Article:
In the past few years, the growing trend of home or kitchen gardening has earned much of Lahore a green thumb, with citizens being inspired to turn their roofs, gardens and balconies into full-fledged seedbeds for cultivating vegetables, fruits, or herbs for domestic use.
One such individual is 57-year old Abdul Majeed from Gulberg, who has turned the roof of his five-marla house into a little garden, where he grows seasonal vegetables and decorative plants all year round. A small terrace one end of Majeed’s roof nests pots of brightly colored flowers that herald the coming of fall, while a patch of soil on the other end is where the elderly man grows the ingredients for his daily salad. Which, at this time of the year, include some greens, tomatoes, bell pepper, cauliflower, onions, and lemons.
“I always wanted a little garden of my own, but my five-marla house never had the space for a lawn. So after many years, I decided to build a garden on the roof of our third storey, all set with grass and plants like any other lawn would be,” said Majeed, who also believes that his initiative of starting a kitchen garden has helped him and his family make ends meet during times of economic inflation. “Fruits and vegetables have been getting more and more expensive every day, so much so that not a lot of people can afford them anymore. But since we grow all our own produce, it has been relatively easy for my family to maintain access to fruits and vegetables, even during shortages,” said the gardening enthusiast.
At the moment, Majeed’s rooftop garden has peppers, tomatoes, cabbage, spinach, lemons, onions, radishes, beets, a variety of salads, and coriander. While they plan to plant bells on the roof and cultivate other vegetables, including pumpkins, eggplants, apple gourd, and bitter gourds. “The seeds of these vegetables are easily obtainable. However, the main task is to provide timely watering and maintenance,” said the elderly man, who spends much of his free time tending to this plants and produce.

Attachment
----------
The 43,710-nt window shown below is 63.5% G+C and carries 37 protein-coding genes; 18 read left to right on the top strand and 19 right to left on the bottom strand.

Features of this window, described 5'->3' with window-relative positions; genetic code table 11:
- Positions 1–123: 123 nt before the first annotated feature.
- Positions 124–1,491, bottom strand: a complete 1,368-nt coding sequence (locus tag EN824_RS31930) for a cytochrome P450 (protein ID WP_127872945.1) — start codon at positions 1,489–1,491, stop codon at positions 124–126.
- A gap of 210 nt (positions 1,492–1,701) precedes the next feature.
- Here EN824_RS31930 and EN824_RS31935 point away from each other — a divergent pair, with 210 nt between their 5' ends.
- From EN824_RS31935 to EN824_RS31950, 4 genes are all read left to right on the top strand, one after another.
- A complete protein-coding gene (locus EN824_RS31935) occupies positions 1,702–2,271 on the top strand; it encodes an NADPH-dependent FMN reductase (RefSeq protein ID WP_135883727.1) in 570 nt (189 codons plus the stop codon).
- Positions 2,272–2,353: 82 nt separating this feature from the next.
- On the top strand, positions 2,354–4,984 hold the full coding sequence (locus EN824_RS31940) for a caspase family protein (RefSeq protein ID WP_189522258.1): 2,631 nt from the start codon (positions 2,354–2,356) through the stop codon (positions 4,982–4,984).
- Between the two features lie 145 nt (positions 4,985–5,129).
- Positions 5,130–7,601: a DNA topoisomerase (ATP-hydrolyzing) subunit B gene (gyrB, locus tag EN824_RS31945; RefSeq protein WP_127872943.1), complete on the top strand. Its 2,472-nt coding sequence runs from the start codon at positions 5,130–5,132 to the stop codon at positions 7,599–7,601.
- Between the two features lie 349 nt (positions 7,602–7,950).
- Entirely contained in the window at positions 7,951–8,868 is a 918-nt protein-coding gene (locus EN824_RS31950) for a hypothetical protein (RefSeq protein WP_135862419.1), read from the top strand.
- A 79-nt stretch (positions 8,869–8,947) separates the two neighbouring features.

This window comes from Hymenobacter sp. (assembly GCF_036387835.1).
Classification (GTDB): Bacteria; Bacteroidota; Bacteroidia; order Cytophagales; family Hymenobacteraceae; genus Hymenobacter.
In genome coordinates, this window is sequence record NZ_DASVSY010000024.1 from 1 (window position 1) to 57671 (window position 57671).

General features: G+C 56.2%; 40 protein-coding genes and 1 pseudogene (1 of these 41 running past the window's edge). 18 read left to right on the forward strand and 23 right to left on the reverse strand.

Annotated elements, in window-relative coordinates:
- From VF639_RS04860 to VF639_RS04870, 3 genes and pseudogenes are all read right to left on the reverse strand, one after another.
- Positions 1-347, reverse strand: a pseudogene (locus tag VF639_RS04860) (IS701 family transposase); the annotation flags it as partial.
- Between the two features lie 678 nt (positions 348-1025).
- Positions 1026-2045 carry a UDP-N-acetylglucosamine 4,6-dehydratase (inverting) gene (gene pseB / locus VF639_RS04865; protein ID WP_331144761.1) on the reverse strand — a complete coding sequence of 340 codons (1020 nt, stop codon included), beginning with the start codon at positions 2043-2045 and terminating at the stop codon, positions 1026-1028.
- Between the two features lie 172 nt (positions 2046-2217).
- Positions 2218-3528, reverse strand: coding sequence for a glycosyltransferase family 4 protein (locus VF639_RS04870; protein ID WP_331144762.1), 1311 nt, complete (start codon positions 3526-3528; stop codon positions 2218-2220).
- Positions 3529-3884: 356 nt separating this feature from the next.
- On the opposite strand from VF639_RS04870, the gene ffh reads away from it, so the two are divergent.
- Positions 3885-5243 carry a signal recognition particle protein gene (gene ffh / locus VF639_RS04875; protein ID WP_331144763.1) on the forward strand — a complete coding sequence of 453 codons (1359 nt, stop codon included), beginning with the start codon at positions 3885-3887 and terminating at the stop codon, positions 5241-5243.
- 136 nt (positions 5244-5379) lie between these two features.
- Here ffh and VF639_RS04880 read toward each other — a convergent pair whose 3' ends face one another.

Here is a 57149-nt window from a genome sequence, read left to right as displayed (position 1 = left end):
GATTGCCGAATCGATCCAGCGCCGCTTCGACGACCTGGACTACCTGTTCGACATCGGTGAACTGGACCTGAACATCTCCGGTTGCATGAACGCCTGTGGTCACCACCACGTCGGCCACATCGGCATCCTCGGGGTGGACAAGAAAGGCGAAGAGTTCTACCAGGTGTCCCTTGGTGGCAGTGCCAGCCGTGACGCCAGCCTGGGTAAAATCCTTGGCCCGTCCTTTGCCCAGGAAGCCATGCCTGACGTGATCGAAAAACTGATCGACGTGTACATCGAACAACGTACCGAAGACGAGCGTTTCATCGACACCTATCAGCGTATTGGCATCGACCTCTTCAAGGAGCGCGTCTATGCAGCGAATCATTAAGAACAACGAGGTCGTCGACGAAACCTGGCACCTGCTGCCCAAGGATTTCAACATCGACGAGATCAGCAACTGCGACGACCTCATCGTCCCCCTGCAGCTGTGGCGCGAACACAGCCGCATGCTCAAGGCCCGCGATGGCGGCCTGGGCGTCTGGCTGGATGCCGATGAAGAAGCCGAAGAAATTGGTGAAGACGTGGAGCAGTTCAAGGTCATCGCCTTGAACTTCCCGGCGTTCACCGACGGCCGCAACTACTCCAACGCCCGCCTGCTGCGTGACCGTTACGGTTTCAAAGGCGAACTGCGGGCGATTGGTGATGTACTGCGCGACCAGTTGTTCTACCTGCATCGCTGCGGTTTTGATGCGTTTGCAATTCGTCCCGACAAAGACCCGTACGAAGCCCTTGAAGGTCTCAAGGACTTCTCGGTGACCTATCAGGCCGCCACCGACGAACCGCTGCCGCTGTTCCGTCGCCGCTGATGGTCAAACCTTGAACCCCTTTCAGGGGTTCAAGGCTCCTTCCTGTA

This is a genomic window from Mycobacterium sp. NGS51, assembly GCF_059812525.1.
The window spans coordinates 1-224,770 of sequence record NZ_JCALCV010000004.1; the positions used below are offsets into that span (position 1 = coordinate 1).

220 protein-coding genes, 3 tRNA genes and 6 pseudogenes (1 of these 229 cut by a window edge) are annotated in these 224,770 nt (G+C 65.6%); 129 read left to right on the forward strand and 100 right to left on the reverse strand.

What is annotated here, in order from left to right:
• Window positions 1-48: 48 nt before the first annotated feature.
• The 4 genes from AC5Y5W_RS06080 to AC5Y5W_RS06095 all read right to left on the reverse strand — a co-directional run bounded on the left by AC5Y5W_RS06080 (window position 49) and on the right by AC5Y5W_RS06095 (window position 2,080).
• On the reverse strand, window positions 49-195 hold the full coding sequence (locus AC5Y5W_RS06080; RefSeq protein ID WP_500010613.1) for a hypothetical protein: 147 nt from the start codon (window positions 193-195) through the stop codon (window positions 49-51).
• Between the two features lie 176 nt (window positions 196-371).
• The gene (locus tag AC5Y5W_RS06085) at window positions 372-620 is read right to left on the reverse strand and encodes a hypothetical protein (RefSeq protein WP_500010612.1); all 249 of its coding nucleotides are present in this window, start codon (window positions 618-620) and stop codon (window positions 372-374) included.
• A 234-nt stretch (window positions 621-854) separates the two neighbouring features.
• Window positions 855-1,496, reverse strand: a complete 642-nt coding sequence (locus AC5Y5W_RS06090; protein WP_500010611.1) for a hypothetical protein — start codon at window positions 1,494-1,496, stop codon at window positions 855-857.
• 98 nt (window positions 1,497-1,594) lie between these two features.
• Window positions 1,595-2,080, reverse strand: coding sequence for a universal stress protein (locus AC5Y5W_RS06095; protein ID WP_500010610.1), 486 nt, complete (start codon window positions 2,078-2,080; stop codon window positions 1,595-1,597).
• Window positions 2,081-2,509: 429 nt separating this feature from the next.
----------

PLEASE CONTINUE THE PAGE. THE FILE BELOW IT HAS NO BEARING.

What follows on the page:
Like Majeed, his 11-year old daughter Faiqa, too has inherited her father’s green thumb, and helps with taking care of the family’s roof garden. Times when Majeed is out of the city, she waters the plants and vegetables. “My daughter calls the plants her friends, which I find beautiful. Sometimes our neighbours come over to ask for a lemon or some coriander leaves when they run out, and it always brings us great joy to be able to share our produce,” told Majeed.
Like Abdul Majeed, Rana Muhammad Dawood, a resident of Model Town Lahore, has also been growing vegetables and flowers in his lawn. His garden is ripe with cucumbers, lemons, salads, green chilies, and cherry tomatoes, which are used in salads. “The benefits of planning are limitless. If the kids want to make burgers or pizza at home, they can easily get some of the ingredients from our lawn, while the plants also keep our environment clean and green and reduce our carbon footprint,” opined Dawood.
The Punjab Agriculture Department, which encourages individuals like Majeed and Dawood, had launched the Kitchen Gardening Scheme a few years ago. Basic training was imparted to the citizens aspiring for kitchen gardening, while various seasonal vegetables were provided at considerably cheap prices. A spokesman for the Punjab Agriculture Department said that the kitchen gardening project has now become a part of normalcy. “There is no particular campaign for this, but there is a supply of vegetables and fruits seeds, and information is provided to the citizens so any can start growing their own fruits and vegetables,” he told The Express Tribune.
Published in The Express Tribune, November 14th, 2021.